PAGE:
Welcome back readers.

It was looking like it was going to be a Monday Mulligan for a little bit there, but I rallied and here we are. Take a load off with these fifteen cool-and-interesting picks while I go stretch my back.

This Week in Videogame Blogging is a roundup highlighting the most important critical writing on games from the past seven days.

Hype Train

This week we’re opening with examinations of industry and cultural trends, touching on live-service games, convergence culture, and more.

“Keeping his monstrous, bearded head close to the camera is a thoughtful staging of the tongue-twisting trick syllables that serve as the climax of the piece, but Unreal Engine’s lip-sync distorts Eminem’s otherwise flattering likeness into the visual language of Skibidi Toilet and the outrageous lyrical censorship that turns his best punchlines into an instrumental reminds us why it is that an Eminem show in a kid’s game couldn’t fill up the 7-minute set that Ari got.”


We’ve pulled together a bunch of interviews this week with a focus on indie developers and design.

“In an industry where these kinds of visual motifs and story beats are so rare, Tales of Kenzera stands out. But Salim is confident that the game’s heart and soul will resonate with everyone. After all, grief is universal. It spans languages and lands.”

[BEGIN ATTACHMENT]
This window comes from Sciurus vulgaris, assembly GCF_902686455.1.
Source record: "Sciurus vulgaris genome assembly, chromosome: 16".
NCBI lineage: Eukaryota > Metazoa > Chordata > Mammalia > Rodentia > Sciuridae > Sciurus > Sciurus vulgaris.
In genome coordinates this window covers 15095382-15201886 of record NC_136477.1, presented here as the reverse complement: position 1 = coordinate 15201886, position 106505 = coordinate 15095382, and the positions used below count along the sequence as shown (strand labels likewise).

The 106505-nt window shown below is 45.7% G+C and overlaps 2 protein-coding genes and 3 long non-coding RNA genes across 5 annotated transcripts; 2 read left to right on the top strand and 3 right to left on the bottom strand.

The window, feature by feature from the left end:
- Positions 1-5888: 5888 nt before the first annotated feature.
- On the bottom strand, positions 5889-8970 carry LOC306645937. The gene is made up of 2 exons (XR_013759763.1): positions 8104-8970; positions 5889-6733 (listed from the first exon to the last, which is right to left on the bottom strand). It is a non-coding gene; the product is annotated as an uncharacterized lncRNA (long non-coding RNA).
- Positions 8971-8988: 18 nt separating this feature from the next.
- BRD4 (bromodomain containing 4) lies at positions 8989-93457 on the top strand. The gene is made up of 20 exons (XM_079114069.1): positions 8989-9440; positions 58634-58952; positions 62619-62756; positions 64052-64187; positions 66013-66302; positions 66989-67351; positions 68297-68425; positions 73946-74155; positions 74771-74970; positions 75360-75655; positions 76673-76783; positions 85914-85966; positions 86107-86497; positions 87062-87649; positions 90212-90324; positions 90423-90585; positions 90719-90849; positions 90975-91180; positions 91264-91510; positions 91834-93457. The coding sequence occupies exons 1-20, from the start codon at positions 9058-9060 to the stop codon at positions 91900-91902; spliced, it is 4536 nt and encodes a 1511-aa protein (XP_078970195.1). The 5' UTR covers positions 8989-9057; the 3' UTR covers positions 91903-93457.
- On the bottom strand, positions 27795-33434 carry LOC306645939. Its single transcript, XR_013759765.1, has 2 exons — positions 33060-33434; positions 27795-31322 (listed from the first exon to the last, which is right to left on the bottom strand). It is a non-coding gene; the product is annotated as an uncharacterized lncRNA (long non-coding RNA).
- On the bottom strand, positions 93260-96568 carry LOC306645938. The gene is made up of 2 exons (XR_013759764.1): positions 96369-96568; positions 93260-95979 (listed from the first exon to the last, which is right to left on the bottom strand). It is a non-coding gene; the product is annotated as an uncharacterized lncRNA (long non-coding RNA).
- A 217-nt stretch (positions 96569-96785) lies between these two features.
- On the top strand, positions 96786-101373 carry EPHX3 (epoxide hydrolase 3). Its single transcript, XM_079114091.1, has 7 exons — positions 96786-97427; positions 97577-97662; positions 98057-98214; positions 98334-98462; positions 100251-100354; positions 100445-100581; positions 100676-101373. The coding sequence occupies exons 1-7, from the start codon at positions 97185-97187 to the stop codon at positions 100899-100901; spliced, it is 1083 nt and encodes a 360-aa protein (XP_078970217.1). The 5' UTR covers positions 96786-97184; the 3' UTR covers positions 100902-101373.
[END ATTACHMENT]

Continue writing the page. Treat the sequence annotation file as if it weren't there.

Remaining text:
Sickos’ Corner

This section’s all about game feel. If you know, you know.

“Seeing your or your buddies’ bodies flying through the air is de rigueur. It’s like co-starring as one of the many troopers to be overwhelmed or dismembered in Starship Troopers, or, maybe, like being invited up on stage to be devoured by GWAR. Come to think of it, I wouldn’t mind more scumdogs, hell worms, and thrash metal in Helldivers 2.

Time Compression

Here we have a series of pieces which alternately harmonize and juxtapose games as we re-encounter them at different stages of our lives.

“At 15, I didn’t have the vocabulary for depression. I played Persona 3 like a man with a runny nose thanking god he doesn’t have the flu. The facsimile of school life drew me in; it progressed when I wanted it to, it had friends who waited for me to talk to them, and it had extracurriculars that had tangible, trackable benefits. At the centre of it was a group of teenagers who had to save the world, it was something only they could do.”

Status Affect

We’re back on game feel again here, but this time the more affective kind–the emotions games stir as we experience them.

“HaruToki isn’t just “not bad if you like otome”, it’s a good game. It’s a bold one too, committed to questioning features so deeply embedded in gaming they barely register in our consciousness—RPG battle systems, exactly who could be the target audience for a PlayStation game, what a hero can look and act like—and then twisting them into something new and wonderful. If you can read the text, it is absolutely worth playing. And if you can’t, it’s worth remembering as a game you should hope to play one day, or at least as one that hasn’t received the attention it deserves.”

Critical Chaser

Cool site.

“What the fuck is the deal with Fujin”


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Have you read, seen, heard or otherwise experienced something new that made you think about games differently? Send it in!

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